U2F Mystery

Discussion in 'Fencing Discussion' started by Steve Khinoy, Feb 20, 2019.

  1. Steve Khinoy

    Steve Khinoy DE Bracket

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    OK. A minute goes by without a hit. The ref gives a P-card to one or both fencers. Can we come up with a plausible scenario where one fencer is judged willing to fence and the other unwilling? Wouldn't require a highly subjective ruling from the ref?

    From the FIE FAQ: FAQ: for U2F:
    Q2. Is there only one definition for U2F?
    • YES, the definition is one minute of fencing without a hit or without a hit scored off the target. In order to win a bout, which should be the goal, a fencer should score hits...
    Q3. What does “When one or both fencers make clear their unwillingness to fight” mean?
    • The rule defines it as meaning that there has been one minute without a hit or without a hit scored off the target.
     
  2. Blackwood

    Blackwood DE Bracket

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    I'm not sure I understand your question. The new rule says that if a minute goes by without a touch, the referee gives a P-card to the (one) fencer who is behind in the score; if the score is tied, the referee gives a P-card to both fencers.
     
  3. jkormann

    jkormann Podium

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    I'll take a stab at what (I think) Steve is asking.
    FoR is making attacks, which are parried or fail without landing a touch.
    FoL is intentionally parrying without riposte or parrying with distance.
    FoR is trying to land but failing; FoL is wasting time.
    This could be tactical: a) FoR has less points than FoL, and FoL wants to invoke the new U2F forcing FoR to become more desperate; b) score is tied, but FoR already has 3 P-cards.
     
  4. Strytllr

    Strytllr DE Bracket

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    i agree. this is not a judgement decision on the referee. if a minute passes, U2F is called. Cards are given depending on what the score is.
     
  5. tbryan

    tbryan Podium

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    If a minute passes with no touches, one or both fencers get a P-card. If the fencers are tied, then we judge them both unwilling to fence, and they both get a card (except for a special case where that would be a double elimination by P-black cards). If one fencer is in the lead, then only the fencer who is trailing is judge as unwilling to fence. The new rule isn't subjective at all.

    If FoR is attacking repeatedly without scoring a touch, and FoL is never able to score a simple riposte, then was FoR ever really attacking? Or was he just making false attacks, trying to provoke FoL into his second intention action?

    If one fencer is trailing (or has more P-cards with a tied score), the new rule puts the onus on that fencer to come up with a touch. In that scenario, the leading fencer can be quite passive without being judged unwilling to fence. The trailing fencer has one-minute to create a situation where he can actually score a touch or at least take the risk to make a real enough action that his opponent scores.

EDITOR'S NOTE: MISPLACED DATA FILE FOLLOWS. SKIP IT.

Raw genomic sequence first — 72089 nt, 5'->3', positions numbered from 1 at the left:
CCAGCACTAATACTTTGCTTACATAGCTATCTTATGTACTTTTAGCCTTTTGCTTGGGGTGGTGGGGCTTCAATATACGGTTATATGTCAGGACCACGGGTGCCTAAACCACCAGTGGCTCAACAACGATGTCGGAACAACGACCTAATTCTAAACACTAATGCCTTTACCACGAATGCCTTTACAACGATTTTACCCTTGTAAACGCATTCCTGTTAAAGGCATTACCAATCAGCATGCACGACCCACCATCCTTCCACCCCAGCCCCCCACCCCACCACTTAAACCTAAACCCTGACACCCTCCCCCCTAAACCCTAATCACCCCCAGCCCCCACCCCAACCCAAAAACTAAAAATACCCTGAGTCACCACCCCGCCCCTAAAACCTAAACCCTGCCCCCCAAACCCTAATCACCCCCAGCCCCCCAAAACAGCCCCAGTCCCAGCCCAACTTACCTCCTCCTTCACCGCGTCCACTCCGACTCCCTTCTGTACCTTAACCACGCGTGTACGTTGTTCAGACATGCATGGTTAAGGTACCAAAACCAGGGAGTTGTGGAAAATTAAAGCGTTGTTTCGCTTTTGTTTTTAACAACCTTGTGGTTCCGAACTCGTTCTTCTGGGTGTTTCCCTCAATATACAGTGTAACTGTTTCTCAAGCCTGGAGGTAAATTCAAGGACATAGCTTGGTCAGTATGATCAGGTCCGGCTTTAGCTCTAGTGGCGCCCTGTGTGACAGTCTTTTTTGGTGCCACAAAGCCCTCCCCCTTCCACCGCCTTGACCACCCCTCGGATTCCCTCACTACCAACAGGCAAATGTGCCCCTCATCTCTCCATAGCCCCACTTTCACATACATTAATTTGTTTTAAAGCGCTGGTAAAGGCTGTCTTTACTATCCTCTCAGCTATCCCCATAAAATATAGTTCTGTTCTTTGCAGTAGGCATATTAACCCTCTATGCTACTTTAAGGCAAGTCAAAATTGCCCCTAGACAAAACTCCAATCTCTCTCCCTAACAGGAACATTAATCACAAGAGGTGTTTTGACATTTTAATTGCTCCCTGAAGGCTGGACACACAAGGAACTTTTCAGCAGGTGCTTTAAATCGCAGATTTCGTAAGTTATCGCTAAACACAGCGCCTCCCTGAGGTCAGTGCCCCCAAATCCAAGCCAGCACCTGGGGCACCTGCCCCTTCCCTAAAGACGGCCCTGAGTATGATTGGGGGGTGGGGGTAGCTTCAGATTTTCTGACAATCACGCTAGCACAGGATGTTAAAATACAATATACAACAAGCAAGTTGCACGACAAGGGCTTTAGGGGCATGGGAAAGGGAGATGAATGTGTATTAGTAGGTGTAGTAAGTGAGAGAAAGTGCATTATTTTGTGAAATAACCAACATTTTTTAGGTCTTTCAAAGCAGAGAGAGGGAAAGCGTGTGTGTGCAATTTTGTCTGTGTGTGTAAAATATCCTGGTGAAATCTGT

Last edited: Feb 20, 2019
  6. sdubinsky

    sdubinsky DE Bracket

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    > If FoR is attacking repeatedly without scoring a touch, and FoL is never able to score a simple riposte, then was FoR ever really attacking? Or was he just making false attacks, trying to provoke FoL into his second intention action?

    I think the idea is that FoL is unwilling to score, not unable.
     
  7. JSWGFA

    JSWGFA Rookie

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    Not necessarily. FoL could be pulling the riposte, throwing in a feint on the riposte, or generally making a threat to FoR forcing one or more retreats. If FoR is way behind, then I agree, he/she needs to change the game, or lose. If FoR is only one or two points behind with plenty of time on the clock, then they rightfully should not be forced to take high risks, potentially falling further behind. Otherwise, just shorten the time of a bout.

    The onus for scoring was on the trailing fencer under the old rules as well. This is not new.

    We have all seen spectacular exchanges that can go a full minute or longer with only a few seconds in between the action and no touch. That doesn't mean either fencer is unwilling to fence.
     
  8. keropie

    keropie Podium

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    I sincerely doubt that tbryan disagrees with your assessments of 'unwillingness to fence' in standard English. However, as he (and others) have pointed out, the rule for 'unwillingness to fence' do not look at intent, effort, prettiness, common sense, or anything other than 'has a touch been scored within a minute.'

    The only place you could potentially create an argument (and I don't believe it would be appropriate) would be if you consider a fencer to be delaying the bout when he/she makes actions that are not intended to score in an effort to manufacture 'unwillingness to fence.' IMO, that level of interpretation around intent is too nebulous to either expect or allow referees to use it.
     
    jdude97 likes this.

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